[A] restive contingent of our tribe is convinced that it can shed light on traditional philosophical problems by going out and gathering information about what people actually think and say about our thought experiments. [...]
It always irritated me in philosophy discussions when someone would seriously make an argument that something was "intuitively" true or false. There are already some interesting results:
Recently, a team of philosophers led by Machery came up with situations that had the same form as Kripke's and presented them to two groups of undergraduates — one in New Jersey and another in Hong Kong. The Americans, it turned out, were significantly more likely to give the responses that Kripke took to be obvious; the Chinese students had intuitions that were consonant with the older theory of reference.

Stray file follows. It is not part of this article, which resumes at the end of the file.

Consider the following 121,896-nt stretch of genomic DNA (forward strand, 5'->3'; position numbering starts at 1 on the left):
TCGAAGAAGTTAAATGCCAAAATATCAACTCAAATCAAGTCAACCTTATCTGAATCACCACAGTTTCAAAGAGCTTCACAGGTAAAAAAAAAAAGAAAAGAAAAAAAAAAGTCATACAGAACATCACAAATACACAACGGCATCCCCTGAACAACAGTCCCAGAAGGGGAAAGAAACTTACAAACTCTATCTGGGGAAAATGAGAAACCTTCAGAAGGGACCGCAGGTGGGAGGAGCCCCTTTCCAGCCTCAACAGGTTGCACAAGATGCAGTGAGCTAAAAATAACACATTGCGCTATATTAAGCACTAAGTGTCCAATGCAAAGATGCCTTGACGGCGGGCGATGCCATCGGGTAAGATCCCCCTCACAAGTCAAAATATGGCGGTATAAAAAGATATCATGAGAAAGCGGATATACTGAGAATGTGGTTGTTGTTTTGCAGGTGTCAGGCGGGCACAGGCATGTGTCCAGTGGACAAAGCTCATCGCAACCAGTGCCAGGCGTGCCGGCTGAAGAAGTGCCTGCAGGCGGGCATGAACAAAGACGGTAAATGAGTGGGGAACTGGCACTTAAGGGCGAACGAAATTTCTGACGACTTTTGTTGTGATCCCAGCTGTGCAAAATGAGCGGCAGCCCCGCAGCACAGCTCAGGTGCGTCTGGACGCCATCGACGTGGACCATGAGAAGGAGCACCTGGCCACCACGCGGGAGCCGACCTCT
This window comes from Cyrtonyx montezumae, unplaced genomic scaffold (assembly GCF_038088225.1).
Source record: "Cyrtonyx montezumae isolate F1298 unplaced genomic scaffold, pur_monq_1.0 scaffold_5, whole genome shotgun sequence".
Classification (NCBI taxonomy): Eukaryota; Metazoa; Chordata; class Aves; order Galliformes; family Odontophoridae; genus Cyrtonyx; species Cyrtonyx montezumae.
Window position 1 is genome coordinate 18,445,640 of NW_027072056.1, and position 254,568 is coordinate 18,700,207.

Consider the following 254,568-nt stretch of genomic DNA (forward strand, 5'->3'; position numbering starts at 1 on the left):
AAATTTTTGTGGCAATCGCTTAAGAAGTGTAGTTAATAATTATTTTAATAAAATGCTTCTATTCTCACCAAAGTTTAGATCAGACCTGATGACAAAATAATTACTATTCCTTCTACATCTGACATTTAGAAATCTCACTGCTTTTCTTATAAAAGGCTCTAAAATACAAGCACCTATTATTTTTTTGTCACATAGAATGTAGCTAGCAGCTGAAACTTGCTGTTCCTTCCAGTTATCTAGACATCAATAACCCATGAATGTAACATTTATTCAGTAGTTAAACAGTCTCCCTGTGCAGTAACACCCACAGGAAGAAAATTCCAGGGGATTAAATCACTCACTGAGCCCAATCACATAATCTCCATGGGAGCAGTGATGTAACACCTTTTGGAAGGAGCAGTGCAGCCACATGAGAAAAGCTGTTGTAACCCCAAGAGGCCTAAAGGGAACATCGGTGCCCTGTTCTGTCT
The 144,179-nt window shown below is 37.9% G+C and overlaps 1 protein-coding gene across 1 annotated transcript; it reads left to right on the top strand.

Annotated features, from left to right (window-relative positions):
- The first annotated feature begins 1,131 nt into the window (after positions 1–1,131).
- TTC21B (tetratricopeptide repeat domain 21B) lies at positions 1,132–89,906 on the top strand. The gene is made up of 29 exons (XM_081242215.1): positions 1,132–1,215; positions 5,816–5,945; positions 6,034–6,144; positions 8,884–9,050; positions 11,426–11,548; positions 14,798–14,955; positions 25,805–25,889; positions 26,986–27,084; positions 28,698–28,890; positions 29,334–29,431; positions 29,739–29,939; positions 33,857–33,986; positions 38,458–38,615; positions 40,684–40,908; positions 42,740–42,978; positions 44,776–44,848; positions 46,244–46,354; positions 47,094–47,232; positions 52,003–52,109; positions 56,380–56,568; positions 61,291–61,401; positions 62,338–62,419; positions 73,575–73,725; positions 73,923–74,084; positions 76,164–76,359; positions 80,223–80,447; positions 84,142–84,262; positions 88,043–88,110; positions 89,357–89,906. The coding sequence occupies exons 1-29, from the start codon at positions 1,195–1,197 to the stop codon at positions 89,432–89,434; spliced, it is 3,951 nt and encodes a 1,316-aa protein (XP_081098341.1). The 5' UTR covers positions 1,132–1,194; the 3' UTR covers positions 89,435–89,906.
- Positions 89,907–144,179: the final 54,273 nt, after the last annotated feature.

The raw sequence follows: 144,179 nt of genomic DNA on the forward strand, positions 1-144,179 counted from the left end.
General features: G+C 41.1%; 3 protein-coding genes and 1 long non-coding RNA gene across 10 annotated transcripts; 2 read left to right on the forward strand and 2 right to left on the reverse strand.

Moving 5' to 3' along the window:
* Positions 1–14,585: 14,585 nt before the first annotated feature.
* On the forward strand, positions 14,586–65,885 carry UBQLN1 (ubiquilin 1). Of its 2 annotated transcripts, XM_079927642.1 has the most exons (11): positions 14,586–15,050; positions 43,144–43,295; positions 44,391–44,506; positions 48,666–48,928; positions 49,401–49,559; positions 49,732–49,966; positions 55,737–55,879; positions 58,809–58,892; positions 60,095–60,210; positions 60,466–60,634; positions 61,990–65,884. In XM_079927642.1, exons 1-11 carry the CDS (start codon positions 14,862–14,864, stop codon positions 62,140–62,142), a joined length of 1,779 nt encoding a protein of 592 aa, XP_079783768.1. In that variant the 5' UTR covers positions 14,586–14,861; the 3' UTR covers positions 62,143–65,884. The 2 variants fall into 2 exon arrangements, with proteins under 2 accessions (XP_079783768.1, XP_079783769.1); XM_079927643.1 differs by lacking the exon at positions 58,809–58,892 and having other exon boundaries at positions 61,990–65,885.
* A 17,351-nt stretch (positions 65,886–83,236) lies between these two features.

Does complex, jargon-heavy writing make you seem intelligent? Apparently not. Before rushing to attack Derrida, note that the study's only real result is that fluency is the key. Increased complexity may not necessarily come at the cost of fluency. Long words are only problematic if used inappropriately.
Unfortunately, the chosen samples weren't much good. The complicated samples read as though a thesaurus had been used to inappropriately substitute words. (Which, for the experiment, it had.) The simplified samples read better, but with significant loss of nuance; even if undergraduates didn't notice, a domain expert would have.
By far the most interesting point came from the fifth experiment. Copies of the same document were divided amongst two groups, but the copies given to the second group were printed badly, making the text (optically) difficult to read. The low-toner group rated the intelligence of the author higher.
[W]hen an obvious source for the lack of fluency is present, people discount that lack of fluency when making their judgement. They do so to such an extent that they end up biasing their judgement in the opposite direction!